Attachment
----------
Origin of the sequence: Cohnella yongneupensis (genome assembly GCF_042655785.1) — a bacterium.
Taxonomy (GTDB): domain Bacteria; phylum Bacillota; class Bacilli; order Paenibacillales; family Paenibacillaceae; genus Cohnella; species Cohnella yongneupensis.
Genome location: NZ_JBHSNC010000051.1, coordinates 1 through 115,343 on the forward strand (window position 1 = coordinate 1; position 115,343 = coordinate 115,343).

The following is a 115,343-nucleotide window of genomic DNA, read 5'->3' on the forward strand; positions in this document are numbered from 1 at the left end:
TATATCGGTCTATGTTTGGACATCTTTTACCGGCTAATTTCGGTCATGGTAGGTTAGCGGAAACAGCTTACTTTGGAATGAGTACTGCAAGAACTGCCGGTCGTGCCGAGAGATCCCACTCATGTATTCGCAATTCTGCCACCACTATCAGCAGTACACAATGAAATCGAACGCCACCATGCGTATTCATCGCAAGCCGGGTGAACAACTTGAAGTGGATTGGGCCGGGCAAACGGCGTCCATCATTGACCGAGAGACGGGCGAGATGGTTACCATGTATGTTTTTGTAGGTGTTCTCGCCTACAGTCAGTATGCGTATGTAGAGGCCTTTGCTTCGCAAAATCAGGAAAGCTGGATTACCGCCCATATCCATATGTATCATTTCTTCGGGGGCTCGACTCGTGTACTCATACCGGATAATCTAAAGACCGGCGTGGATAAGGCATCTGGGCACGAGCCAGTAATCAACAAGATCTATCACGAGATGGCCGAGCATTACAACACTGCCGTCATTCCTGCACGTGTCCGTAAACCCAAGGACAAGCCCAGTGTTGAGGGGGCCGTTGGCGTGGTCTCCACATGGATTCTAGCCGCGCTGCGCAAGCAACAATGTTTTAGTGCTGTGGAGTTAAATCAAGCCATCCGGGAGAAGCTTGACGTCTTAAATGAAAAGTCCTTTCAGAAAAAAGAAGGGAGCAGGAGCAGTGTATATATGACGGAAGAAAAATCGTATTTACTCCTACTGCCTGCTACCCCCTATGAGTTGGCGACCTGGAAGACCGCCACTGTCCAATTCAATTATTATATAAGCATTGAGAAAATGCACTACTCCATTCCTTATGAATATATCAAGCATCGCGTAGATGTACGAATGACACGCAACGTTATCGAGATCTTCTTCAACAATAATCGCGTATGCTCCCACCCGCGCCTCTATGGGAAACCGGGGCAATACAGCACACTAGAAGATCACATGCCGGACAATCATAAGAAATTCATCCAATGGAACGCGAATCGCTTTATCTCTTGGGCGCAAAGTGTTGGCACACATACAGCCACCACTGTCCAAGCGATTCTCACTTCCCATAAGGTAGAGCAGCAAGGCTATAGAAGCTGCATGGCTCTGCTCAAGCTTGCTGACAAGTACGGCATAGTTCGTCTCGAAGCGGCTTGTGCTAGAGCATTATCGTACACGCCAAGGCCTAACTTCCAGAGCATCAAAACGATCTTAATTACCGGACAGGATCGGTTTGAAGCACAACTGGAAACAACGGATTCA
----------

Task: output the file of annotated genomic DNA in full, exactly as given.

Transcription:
Origin of the sequence: Cohnella yongneupensis (genome assembly GCF_042655785.1) — a bacterium.
Taxonomy (GTDB): domain Bacteria; phylum Bacillota; class Bacilli; order Paenibacillales; family Paenibacillaceae; genus Cohnella; species Cohnella yongneupensis.
Genome location: NZ_JBHSNC010000051.1, coordinates 1 through 115,343 on the forward strand (window position 1 = coordinate 1; position 115,343 = coordinate 115,343).

The following is a 115,343-nucleotide window of genomic DNA, read 5'->3' on the forward strand; positions in this document are numbered from 1 at the left end:
TATATCGGTCTATGTTTGGACATCTTTTACCGGCTAATTTCGGTCATGGTAGGTTAGCGGAAACAGCTTACTTTGGAATGAGTACTGCAAGAACTGCCGGTCGTGCCGAGAGATCCCACTCATGTATTCGCAATTCTGCCACCACTATCAGCAGTACACAATGAAATCGAACGCCACCATGCGTATTCATCGCAAGCCGGGTGAACAACTTGAAGTGGATTGGGCCGGGCAAACGGCGTCCATCATTGACCGAGAGACGGGCGAGATGGTTACCATGTATGTTTTTGTAGGTGTTCTCGCCTACAGTCAGTATGCGTATGTAGAGGCCTTTGCTTCGCAAAATCAGGAAAGCTGGATTACCGCCCATATCCATATGTATCATTTCTTCGGGGGCTCGACTCGTGTACTCATACCGGATAATCTAAAGACCGGCGTGGATAAGGCATCTGGGCACGAGCCAGTAATCAACAAGATCTATCACGAGATGGCCGAGCATTACAACACTGCCGTCATTCCTGCACGTGTCCGTAAACCCAAGGACAAGCCCAGTGTTGAGGGGGCCGTTGGCGTGGTCTCCACATGGATTCTAGCCGCGCTGCGCAAGCAACAATGTTTTAGTGCTGTGGAGTTAAATCAAGCCATCCGGGAGAAGCTTGACGTCTTAAATGAAAAGTCCTTTCAGAAAAAAGAAGGGAGCAGGAGCAGTGTATATATGACGGAAGAAAAATCGTATTTACTCCTACTGCCTGCTACCCCCTATGAGTTGGCGACCTGGAAGACCGCCACTGTCCAATTCAATTATTATATAAGCATTGAGAAAATGCACTACTCCATTCCTTATGAATATATCAAGCATCGCGTAGATGTACGAATGACACGCAACGTTATCGAGATCTTCTTCAACAATAATCGCGTATGCTCCCACCCGCGCCTCTATGGGAAACCGGGGCAATACAGCACACTAGAAGATCACATGCCGGACAATCATAAGAAATTCATCCAATGGAACGCGAATCGCTTTATCTCTTGGGCGCAAAGTGTTGGCACACATACAGCCACCACTGTCCAAGCGATTCTCACTTCCCATAAGGTAGAGCAGCAAGGCTATAGAAGCTGCATGGCTCTGCTCAAGCTTGCTGACAAGTACGGCATAGTTCGTCTCGAAGCGGCTTGTGCTAGAGCATTATCGTACACGCCAAGGCCTAACTTCCAGAGCATCAAAACGATCTTAATTACCGGACAGGATCGGTTTGAAGCACAACTGGAAACAACGGATTCA